Advertising space
High-yield Scandinavian bonds: better positioned than US and European bonds
Investment in Europe

High-yield Scandinavian bonds: better positioned than US and European bonds

Bonds show potential for delivering appealing returns. Rapidly declining inflation in numerous countries has established a conducive environment, hinting towards the conclusion of the global interest rate increase cycle. High-yield bonds, especially for investors comfortable with risk, present a captivating substitute.
Imagen del autor

12 DEC, 2023

By DNB Asset Management

featured
Share
LinkedInLinkedIn
TwitterTwitter
MailMail

Svein Aage Aanes, head of fixed income at DNB Asset Management

Bonds are once again promising attractive returns. Inflation is dropping faster than expected in many countries, creating favorable conditions for the global interest rate hiking cycle to come to an end. For investors unafraid of risk, high-yield bonds, in particular, offer an intriguing alternative.

This asset class includes bonds issued by comparably lower-rated issuers. As their default risk is higher, they offer correspondingly higher yields. Apart from the current generally high interest rates, high-yield bond issuers usually have to offer strong risk premiums to compensate investors for the increased default risk. In the case of Scandinavian high-yield bonds, for instance, this risk premium, commercially known as a credit spread, is currently about 200 basis points higher than the average in the US and Europe. Therefore, investors receive about two percent more return for the same credit risk in Nordic bonds than in the US and the rest of Europe.

However, investors should note that part of the higher interest rate obtained from high-yield bonds may be necessary to cover losses from companies that are no longer able to offset their deficits. Net losses of around one percent of the portfolio per year are common in markets like the US. During periods of pronounced economic weakness, these losses can quickly double.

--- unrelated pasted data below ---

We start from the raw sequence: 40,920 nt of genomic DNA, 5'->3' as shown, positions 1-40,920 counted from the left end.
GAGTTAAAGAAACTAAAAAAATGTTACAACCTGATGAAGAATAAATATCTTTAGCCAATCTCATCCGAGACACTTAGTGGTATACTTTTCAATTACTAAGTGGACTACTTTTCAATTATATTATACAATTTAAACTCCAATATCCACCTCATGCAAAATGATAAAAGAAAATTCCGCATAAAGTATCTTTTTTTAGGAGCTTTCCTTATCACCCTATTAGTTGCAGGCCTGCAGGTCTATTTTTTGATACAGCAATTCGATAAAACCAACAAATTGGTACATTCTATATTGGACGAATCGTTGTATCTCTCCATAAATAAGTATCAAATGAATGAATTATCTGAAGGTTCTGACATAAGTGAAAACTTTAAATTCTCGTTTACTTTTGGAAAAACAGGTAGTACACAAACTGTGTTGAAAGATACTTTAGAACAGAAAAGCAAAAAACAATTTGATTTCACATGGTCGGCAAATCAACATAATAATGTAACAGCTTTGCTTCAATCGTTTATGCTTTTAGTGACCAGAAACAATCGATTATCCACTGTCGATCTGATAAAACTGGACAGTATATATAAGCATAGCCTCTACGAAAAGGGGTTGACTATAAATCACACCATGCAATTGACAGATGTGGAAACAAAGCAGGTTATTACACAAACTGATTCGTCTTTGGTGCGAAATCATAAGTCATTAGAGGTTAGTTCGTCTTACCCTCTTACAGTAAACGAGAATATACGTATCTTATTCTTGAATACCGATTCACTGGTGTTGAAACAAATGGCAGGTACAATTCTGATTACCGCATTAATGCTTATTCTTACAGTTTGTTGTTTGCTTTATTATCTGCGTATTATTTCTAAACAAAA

Above-average long-term returns

Furthermore, it might be challenging to raise capital in the high-yield bond market during periods of market volatility. This could make it difficult to sell bonds at favorable prices and lead to greater price fluctuations.

On the other hand, these bonds typically recover relatively quickly when markets calm down. Interesting fact: unlike shareholders, bondholders have a right they can enforce in court if necessary. Even in the event of bankruptcy, bondholders can claim residual value.

Investors are being well compensated for the underlying risks in the current environment. The most significant aspect from an investor's perspective is undoubtedly the attractive yield premium. Currently, this premium is on average about 200 basis points higher than that of high-yield bonds with comparable credit risk in the US and the rest of Europe. Moreover, investors can currently achieve significantly higher yields than the long-term average annual returns generated by high-yield bonds worldwide.

DNB Fund High Yield vs. Benchmark Index

In this context, Scandinavian high-yield bonds represent a promising market. The Nordic economies are efficient and well-positioned, bond yield premiums are attractive, and interest rates have likely already experienced their most pronounced increase.

It is often very challenging for private investors to access this segment, as it is easy to make wrong decisions without a deep understanding of issuer solvency and the macroeconomic factors influencing the high-yield market. In this case, funds not only offer the advantage of diversified investment but also the opportunity to achieve returns similar to equities with lower risk and reduced volatility.

In recent years, a correlation has emerged between risk and potential returns. Despite declines during the pandemic and during the 2014 and 2015 oil price slump, for example, the DNB High Yield A fund has had significantly better returns than Norwegian investment-grade funds. In the case of a mild economic recovery, an annual return of eight percent is possible.

Since a fund can take one or two years to recover from significant declines in its value, these investment portfolios are more suitable for investors with a relatively long investment horizon, preferably exceeding three years.

Advertising space